The National Year of Reading

by - January 20th, 2012

2012 is the National Year of Reading in Australia. It is a collaborative initiative, involving public libraries, government, community groups, media and commercial partners. There are heaps of activities planned for the coming year. And it all gets officially launched on 14 February.

But what’s it all about? Well here it is, straight from the horse’s mouth. The National Year of Reading 2012 (NYR12) website has this to say:

The National Year of Reading 2012 is about children learning to read and keen readers finding new sources of inspiration. It’s about supporting reading initiatives while respecting the oral tradition of storytelling. It’s about helping people discover and rediscover the magic of books. And most of all, it’s about Australians becoming a nation of readers.

Author and actor, William McInnes, is the NYR12 Patron. But there are over 50 other NYR12 Ambassadors who will be out and about, promoting reading throughout the year. These include authors, illustrators, politicians and sportspeople — such as AFL footballer Phil Davis; former PM and current MP, Kevin Rudd; and radio presenters Scotty and Nige.

To kick off the NYR12 here at Literary Clutter, I approached National Ambassador Hazel Edwards with a few questions.

How did you become involved with the National Year of Reading?

I’m a readaholic. In any format — E or page or audio. The Love2Read people invited me to be a National Ambassador since I write in different formats, like performance literacy scripts, picture books, etc and for different audiences including adults, YA (adolescents) and young readers. So families can share the gift of imagination, and read embassassing moments from their history, I run workshops in Writing Non Boring Family Histories or Writing for Your Grandkids. I’ve also been involved in Skype web chats with rural adolescents in connection with the controversial YA novel f2m: the boy within (co-written with Ryan Kennedy) about transitioning gender, so I’m keen on innovative ways of encouraging those not yet readaholics.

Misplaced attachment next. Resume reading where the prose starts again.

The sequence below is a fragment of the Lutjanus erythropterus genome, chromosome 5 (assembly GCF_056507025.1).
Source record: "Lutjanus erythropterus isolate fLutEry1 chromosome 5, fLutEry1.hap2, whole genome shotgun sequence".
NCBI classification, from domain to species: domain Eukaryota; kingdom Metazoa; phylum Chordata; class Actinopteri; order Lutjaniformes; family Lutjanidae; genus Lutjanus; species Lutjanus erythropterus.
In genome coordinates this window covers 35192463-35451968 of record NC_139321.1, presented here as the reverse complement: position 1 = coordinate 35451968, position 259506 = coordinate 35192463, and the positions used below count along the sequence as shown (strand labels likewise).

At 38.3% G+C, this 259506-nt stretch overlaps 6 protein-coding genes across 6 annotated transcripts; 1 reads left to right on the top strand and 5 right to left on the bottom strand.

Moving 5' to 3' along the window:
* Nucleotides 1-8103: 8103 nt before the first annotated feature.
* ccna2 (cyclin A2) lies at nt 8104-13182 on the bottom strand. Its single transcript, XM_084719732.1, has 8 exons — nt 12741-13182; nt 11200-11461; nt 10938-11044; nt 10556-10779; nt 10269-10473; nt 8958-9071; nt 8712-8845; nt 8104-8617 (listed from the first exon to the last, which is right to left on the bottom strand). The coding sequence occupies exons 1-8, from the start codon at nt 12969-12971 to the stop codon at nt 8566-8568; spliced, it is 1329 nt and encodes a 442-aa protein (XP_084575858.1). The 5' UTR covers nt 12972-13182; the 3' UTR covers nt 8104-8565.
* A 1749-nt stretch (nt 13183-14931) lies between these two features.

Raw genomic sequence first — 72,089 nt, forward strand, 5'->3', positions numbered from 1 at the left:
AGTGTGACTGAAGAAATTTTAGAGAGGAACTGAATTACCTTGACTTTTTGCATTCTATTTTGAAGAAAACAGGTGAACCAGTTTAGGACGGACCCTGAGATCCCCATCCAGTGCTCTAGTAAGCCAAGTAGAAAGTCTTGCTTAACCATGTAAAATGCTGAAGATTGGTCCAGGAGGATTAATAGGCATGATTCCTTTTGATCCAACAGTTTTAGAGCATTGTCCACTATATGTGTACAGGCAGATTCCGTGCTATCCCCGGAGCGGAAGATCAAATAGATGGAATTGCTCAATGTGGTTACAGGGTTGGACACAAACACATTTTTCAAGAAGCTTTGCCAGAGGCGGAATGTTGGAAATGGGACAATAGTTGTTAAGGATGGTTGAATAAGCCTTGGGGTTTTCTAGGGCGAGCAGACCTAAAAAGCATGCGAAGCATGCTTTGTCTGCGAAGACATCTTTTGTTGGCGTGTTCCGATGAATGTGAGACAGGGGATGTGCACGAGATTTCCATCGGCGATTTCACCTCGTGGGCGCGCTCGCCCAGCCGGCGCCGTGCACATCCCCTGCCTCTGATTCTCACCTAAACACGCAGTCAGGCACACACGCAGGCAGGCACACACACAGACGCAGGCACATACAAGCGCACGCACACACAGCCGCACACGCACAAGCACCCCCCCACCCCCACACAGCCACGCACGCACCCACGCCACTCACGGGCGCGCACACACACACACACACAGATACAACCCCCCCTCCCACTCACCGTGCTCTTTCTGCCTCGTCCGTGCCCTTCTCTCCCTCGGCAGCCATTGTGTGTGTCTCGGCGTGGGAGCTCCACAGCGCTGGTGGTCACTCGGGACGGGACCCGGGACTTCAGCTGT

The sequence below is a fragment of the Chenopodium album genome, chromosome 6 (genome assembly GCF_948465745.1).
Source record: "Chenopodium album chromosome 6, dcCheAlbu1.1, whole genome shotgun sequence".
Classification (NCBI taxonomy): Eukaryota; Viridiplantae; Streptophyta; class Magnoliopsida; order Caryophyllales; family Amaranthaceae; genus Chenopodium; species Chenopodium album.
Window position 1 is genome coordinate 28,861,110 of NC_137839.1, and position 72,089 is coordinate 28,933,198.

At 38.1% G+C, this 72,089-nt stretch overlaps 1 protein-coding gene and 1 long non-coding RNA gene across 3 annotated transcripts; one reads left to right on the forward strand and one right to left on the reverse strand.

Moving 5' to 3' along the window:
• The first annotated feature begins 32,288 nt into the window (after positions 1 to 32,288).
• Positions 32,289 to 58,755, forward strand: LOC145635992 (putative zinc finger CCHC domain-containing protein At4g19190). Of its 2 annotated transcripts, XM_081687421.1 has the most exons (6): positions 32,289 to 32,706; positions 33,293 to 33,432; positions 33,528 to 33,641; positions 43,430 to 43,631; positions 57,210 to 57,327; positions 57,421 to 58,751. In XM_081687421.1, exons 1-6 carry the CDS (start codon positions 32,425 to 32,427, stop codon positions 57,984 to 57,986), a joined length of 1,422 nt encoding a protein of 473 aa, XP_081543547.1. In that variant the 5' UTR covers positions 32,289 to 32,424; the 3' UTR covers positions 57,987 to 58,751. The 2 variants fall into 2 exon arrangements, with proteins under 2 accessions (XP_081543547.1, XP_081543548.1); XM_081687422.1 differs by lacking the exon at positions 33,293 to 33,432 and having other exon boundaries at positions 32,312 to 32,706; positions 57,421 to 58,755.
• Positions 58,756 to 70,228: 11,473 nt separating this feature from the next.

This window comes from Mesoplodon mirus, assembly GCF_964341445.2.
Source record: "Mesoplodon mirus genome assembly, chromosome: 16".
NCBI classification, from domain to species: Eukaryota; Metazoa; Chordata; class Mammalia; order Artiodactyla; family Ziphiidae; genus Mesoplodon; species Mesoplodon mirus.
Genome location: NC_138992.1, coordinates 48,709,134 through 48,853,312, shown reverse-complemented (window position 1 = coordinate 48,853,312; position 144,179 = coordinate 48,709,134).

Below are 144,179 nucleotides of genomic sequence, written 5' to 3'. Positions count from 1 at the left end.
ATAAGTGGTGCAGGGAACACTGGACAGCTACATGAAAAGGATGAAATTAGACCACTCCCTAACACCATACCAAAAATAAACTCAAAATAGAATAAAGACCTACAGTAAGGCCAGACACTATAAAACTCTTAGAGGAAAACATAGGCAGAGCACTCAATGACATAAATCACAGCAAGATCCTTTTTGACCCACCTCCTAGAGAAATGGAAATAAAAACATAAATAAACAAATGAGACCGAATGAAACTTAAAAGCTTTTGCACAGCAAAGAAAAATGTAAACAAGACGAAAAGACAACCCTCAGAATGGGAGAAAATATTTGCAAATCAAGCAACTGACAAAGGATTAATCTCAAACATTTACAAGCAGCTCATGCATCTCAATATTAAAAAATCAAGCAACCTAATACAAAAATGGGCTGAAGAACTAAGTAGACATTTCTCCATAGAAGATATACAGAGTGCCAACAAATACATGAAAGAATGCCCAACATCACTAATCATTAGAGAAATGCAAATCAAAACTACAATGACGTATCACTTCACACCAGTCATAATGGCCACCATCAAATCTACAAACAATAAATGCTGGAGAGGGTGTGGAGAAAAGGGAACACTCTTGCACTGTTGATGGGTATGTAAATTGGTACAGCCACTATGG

Why is this initiative important to you?

Reading makes you more tolerant of others who are different. Reading gives you thinking skills and ways of solving problems. Skills give you confidence. I have two grandsons for whom I write a story each year. The last one was “Henry-Garnet the Serial-Sock-Puller” for the 1 year old. (He’s moved up to pulling his shoes off now.)

I link writing and reading. I’ve also featured a non-reader Art, as the hero in my junior e-mysteries Project Spy Kids. Art is an ace problem-solver. Illustrator Jane Connory has developed some merchandise for ‘cool’ screen reading and a Design Your Own Mystery downloadable activity. So game instructions can be part of reading too.

Family co-writing and reading can be fun. I co-wrote Cycling Solo: Ireland to Istanbul with my son Trevelyan, who was the imagination behind There’s a Hippopotamus on Our Roof Eating Cake when he was four. Trev did ALL the cycling! This year he is walking the Appalachian Mountains trail in USA for five months and we’ll be co-writing about that.

What will you be doing as a National Year of Reading Ambassador?

Talks. Sharing fun ways of reading. Mentoring reader-writers. Online interviews. Introducing new reading fashions like e-books.

Demonstrating ways you might read with children. For example, the Yamba Imparja TV clip on my website of me reading Look There’s a Hippopotamus in the Playground Eating Cake. was to encourage indigenous pre-school literacy habits.

Reading needs a purpose. So far I have offered two performance e-scripts from my website, free for any literacy groups who wish to perform them. “An L of a Difference” has a zany, small businesswoman who uses clever ways of learning to read.

My thanks to Hazel for taking the time to answer these questions. To find out more about Hazel and her involvement with NYR, check out her website.

Like Hazel, I’m also excited about NYR12. I couldn’t imagine my life without reading, and I’m eager to share my enthusiasm. So I was delighted when my old school, Mentone Grammar, asked me to become their Patron Reading Ambassador for NYR12. I’m looking forward to the year ahead. :-)

Tune in next time, when two more NYR Ambassadors drop by for some questions.

Catch ya later,  George

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2 Responses to “The National Year of Reading”

  1. Tania McCartney Says:

    Thank you for this, George. Hazel is a perfect choice for an NYR12 ambassador – and it was inspiring to read her thoughts behind literacy.

  2. George Ivanoff Says:

    Yes, Hazel is inspiring in so many ways. A great choice as an Ambassador. I also think you’re a pretty damn good choice as Ambassador as well, Tania. But we’ll hear all about that in the next post. :-)